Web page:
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Archive for April, 2007

Aaa-Aaa-Aaa-Choo!!…….. Aaa-Aaa-Aaa-Choo!!….. Aaa-Aaa-Aaa–Aaa-Aaa-Aaa-Aaa-Choo!! Excuse Me!!!!! Bbbrrrrrr…… bbrrr……. Excuse me!

Thats the after effect of an eternal nose block buster!!!!!! My nose was horribly blocked with heavy sinus. The pain radiating from the middle of my nose right till the back of my temples! My eyes watering and ears paining! When I would talk with my students they would make fun of me since I was talking through my nose!!!!! The only thing that I was craving at a time like this is some nose block buster!!!!!! Aaa-Aaa-Aaa-Choo!! Aaa-Aaa-Aaa-Choo!! Excuse me!

Hot, spicy, tangy, tomato rasam is the best nose block buster that I recommend!! Aaa-Aaa-Aaa-Choo!! Aaa-Aaa-Aaa-Choo!! Excuse me! These are the after effects of course, but I prefer using a few tissues rather than pain killers!!!! Aaa-Aaa-Aaa-Choo!! Bbrrrrrrrrrrr……..!!!!!

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Ever since my school days, I have always had a shadow of South Indians around me, either in form of friends or mentors. 🙂 The the time spent with them is somehting to cherish. I had a good friend in school who was a mallu. Then in college another very good friend who was from andhra or karnataka or somewhere down south (my geography is pretty bad 😛 ). In medical college, my best friend, an iyer – the best that I have had till now. If this was not enough, the clinic where I was working in for two years before my marriage , was of a doctor who is a tamilian. 🙂 My mentor, my teacher, everything. I have a colleague and a friend with me currently – a tamilian again. 🙂 And not to mention the blog world majorly dominated by South Indians again!!!!! Also, in the place where I am staying – Singapore, out of all the Indian population here, 80% is South Indian again!!!!!!! 🙂

I can call myself half South Indian when it comes to food. Coffee is like my middle name – thanks to my medical college friend and the clinic of the South Indian doctor that I was working in. Rice is like a staple food in my house for the sheer lazyniess to come home after a whole day of work and roll out chapatis. The idli/dosa batter is forever there in my fridge, at any given time. Enough to prove me a south indian right. 🙂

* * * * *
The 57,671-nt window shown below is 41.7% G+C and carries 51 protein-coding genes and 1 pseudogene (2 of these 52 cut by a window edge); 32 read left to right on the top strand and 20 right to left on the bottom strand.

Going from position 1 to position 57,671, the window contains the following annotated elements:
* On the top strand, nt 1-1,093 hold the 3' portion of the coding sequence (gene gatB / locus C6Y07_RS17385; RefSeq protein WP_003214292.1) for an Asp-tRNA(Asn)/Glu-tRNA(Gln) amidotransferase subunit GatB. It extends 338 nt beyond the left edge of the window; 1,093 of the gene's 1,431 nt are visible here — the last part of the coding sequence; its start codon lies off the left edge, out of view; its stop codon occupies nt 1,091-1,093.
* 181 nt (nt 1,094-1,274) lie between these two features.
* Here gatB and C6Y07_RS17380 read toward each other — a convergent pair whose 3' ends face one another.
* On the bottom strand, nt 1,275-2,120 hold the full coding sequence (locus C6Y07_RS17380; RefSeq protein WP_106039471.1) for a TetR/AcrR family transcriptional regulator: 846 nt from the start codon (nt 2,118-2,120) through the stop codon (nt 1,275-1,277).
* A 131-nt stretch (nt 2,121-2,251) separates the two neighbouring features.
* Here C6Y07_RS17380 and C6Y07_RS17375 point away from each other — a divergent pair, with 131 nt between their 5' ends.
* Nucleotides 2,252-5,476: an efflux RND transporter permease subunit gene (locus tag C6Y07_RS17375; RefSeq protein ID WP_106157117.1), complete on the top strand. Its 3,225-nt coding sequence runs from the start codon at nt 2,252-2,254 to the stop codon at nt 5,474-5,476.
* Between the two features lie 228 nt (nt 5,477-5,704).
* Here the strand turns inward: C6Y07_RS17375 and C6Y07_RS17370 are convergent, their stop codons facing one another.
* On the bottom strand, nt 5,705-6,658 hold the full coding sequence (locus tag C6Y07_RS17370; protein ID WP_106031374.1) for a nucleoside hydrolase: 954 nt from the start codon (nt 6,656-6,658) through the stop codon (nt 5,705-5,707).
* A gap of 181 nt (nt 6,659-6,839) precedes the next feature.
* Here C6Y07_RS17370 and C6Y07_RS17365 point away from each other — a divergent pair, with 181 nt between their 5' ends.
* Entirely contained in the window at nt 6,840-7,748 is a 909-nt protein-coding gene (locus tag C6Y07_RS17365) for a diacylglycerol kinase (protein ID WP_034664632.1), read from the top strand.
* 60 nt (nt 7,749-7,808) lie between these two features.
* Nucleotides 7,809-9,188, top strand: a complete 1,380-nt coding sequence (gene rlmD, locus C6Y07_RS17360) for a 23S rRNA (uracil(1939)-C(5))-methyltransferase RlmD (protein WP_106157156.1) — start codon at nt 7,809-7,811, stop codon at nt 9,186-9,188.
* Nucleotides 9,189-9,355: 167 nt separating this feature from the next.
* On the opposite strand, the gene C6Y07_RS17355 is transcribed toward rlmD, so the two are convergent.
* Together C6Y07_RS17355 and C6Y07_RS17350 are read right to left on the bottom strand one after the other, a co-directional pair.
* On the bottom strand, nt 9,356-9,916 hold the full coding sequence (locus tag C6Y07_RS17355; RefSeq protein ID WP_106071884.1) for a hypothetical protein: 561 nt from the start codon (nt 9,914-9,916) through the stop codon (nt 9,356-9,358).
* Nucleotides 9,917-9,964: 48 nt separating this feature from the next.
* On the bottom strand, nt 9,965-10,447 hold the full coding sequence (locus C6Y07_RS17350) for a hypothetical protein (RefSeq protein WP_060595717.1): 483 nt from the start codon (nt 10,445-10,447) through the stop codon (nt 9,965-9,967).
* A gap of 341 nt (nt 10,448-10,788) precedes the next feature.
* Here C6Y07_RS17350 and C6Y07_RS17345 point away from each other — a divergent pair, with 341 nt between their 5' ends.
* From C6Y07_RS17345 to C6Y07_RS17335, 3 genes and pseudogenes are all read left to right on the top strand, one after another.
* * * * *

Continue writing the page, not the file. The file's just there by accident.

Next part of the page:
The commonest complaint I have heard from them is,

“Why do you guys categorise everyone from halfway down the map of India as SOUTH INDIANS???!!!!!! Everyone from each different state has a different culture, different cuisine, different custom!!!! Why doesn’t everyone above the half way mark of India realize this???!!!! Why always the common term of SOUTH INDIANS???!!!! PHEW!!!!”

And I have no answer to this till today. 🙂 I still can’t categorize them as per their states, their culture and their languages.

For me all the languages seem to be the same. All the foods – sambhar, rasam, idli, dosa, wada, upma kuttu, poriyal, kozumbu, bisi bele, tamrind rice, appam, iddyappam …… is south Indian cuisine. Whether its pongal or vishu – its a south Indian festival.

So please my dear friends, please don’t cringe your face when you hear me say South Indian ‘n’ number of times over here. 🙂 I am really handicapped with regards to this. 🙂

So with all you South Indians ….. err, let me use ” 🙂 🙂 ” (two smilies – for the wonderful people that they are) when I want to say sou….. you know what right??? So with all you wonderful experts of ” 🙂 🙂 ” cuisine, here’s my small little attempt to showcase your food. Its like diye ko roshni dikhana (showing light to a lamp…..) …….. but let me still try 🙂

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God forgive me for this, but I happily facilitated the divorce of the ever popular and the ever green couple – makke di roti and sarson da saag. 😈

Since time immemorial the people of punjab have been enjoying the rustic flavour of this beautiful couple and then finish it off with a serving of lassi or fresh curd and white butter.